What You Should REALLY be Eating After HIIT Exercise

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Most of us have suffered from post-workout jitteriness and weakness that comes from not eating after an intense sweat session at the gym.

Refueling your body with the right nutrients after working out isn’t only essential for regaining energy but also to get the maximum benefit out of the exercise so that your muscles are able to repair and grow quickly – getting you closer to the results you want to see in the gym.

Australian nutritionist Fiona Tuck says that post-workout meals are important to keep the blood sugar levels from dipping after your glycogen stores are depleted in the gym. But it’s important to choose foods that are more nutrient-dense in order to aid cellular repair and muscle recovery.

High Intensity Interval Training is the most popular and effective way of burning fat, but choosing the right foods for post-workout meals is essential for achieving your weight loss goals

Which Nutrients, After What Exercise?

Whenever you exercise, your body’s glycogen stores are used up as energy – although the energy expenditure varies with numerous factors including age, type of exercise, weight, number of minutes spent on a workout, and more. Intense exercise can also result in the breakdown of muscle tissues, making the body more responsive to nutrient absorption in the first 30 minutes after the exercise.

But not all types of exercises require the same post-workout refuel plan. High intensity interval training (HIIT) is one of the best forms of workout to burn fat and build stamina – but it doesn’t require an intense refuel plan like other endurance exercises.

Tiffany Chag, a registered dietician explains that HIIT consists of short bursts of high-intensity movements followed by a rest period, and because of the short work rate, this form of training doesn’t require the same amount of post-workout nutrients as slow, endurance training.

A simple refuel option consisting a green salad with a side of lean protein (fish, chicken or turkey) after a HIIT session is great for building lean muscle and boosting fat loss

A Nutritionist’s Recommendation

But, just like after any other physical activity, drinking plenty of fluids and eating enough protein throughout the day is key for people who practice high intensity interval training.

Chag recommends eating a small amount of protein – ideally, the size of your palm – after every few hours so that your muscles get a steady supply of amino acids throughout the day.

She says that people don’t necessarily need a protein shake or a high-carb meal after a HIIT session because the body doesn’t deplete its glycogen store as much as it would in low intensity endurance training.

A simple refuel option consisting a good source of micronutrients (a green salad) with a side of lean protein (fish, chicken or turkey) is great for people who prefer something quick and easy. This post-workout meal has all the nutrients your body needs to repair muscle tissues and contain less carbs to maximize fat loss from the HIIT session.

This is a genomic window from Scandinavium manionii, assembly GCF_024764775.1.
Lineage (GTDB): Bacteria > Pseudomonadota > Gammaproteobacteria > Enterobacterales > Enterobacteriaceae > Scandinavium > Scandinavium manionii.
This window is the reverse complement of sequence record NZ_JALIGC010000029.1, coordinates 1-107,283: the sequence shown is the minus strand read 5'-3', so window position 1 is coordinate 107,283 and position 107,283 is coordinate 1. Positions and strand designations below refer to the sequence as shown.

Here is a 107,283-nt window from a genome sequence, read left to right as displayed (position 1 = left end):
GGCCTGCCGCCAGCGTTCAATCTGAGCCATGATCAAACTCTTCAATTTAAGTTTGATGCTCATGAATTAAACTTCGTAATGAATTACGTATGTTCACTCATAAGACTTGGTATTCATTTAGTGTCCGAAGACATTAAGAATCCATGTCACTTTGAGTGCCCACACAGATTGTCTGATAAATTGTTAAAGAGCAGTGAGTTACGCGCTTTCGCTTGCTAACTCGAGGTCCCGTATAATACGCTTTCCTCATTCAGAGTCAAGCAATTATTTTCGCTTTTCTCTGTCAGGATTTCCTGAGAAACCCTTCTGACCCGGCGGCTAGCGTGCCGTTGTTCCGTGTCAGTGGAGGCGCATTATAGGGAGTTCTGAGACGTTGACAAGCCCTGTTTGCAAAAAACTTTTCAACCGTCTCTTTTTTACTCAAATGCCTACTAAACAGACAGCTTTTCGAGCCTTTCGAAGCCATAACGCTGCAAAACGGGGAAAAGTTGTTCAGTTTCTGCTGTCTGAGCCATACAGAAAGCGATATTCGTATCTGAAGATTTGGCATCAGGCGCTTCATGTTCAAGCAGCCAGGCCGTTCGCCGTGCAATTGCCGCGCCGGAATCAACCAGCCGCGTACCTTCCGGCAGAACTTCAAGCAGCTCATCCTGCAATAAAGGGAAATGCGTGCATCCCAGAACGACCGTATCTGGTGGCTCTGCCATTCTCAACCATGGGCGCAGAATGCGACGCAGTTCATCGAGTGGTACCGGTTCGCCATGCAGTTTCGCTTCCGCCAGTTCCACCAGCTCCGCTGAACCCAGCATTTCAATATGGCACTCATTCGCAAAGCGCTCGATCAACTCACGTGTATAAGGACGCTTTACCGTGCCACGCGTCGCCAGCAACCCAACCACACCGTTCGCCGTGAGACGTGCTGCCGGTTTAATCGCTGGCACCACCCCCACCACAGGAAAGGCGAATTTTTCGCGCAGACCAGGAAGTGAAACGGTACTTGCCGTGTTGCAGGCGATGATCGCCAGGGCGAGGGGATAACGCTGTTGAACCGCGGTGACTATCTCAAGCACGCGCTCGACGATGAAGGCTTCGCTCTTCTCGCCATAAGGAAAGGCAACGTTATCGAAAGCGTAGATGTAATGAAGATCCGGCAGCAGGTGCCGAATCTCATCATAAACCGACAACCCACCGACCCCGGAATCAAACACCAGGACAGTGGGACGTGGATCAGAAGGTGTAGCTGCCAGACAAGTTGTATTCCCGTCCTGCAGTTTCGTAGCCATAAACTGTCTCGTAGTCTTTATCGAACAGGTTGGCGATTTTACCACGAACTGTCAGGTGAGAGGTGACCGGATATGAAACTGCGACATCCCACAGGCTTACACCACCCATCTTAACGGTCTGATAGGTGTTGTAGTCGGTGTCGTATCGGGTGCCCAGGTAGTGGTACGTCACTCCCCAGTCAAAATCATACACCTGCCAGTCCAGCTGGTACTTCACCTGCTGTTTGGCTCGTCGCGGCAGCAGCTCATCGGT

Although, you don’t necessarily have to rethink your diet on days of high intensity interval training, it is quite useful to know which nutrients your body needs the most after training. Nutrition expert Melissa Murphy recommends these four food groups to get the maximum nutrition value from your post-workout meal without consuming excess calories or carbohydrates.

Foods high in protein, good fats, calcium, vitamin B12, B2, and B6 as well as antioxidants are great for restoring energy after an intense workout

Dairy

Calcium is an essential nutrient to ensure proper functioning of muscles as well as strengthen bones and joints. High intensity explosive movement like plyometrics and sprints can deplete your bones of calcium, making them weaker with time.

In order to restore the calcium content in your body, it is important to include a source of calcium in your post-workout meal. Foods like milk, cheese and yogurt are excellent sources of this nutrient.

Seafood

After a tiring HIIT session your body needs a nutrient like B12, which gives an energy boost and prevents fatigue. Fish is a great source of vitamin B12 along with essential antioxidants which prevent the build-up of free radicals. Seafood like salmon is also high in protein and contains good fats, making it a great post-workout fuel.

Nuts and Beans

Vegans and vegetarians, listen up! Nuts and beans are the best non-animal sources of protein which also contain a ton of other great energy boosting nutrients like vitamin B6 and B2.

Citrus

Vitamin C – found mostly in citrus fruits like lemons, oranges, and berries – is an important antioxidant that can help your body recover from temporary weakness in the immune system which follows an intense workout.


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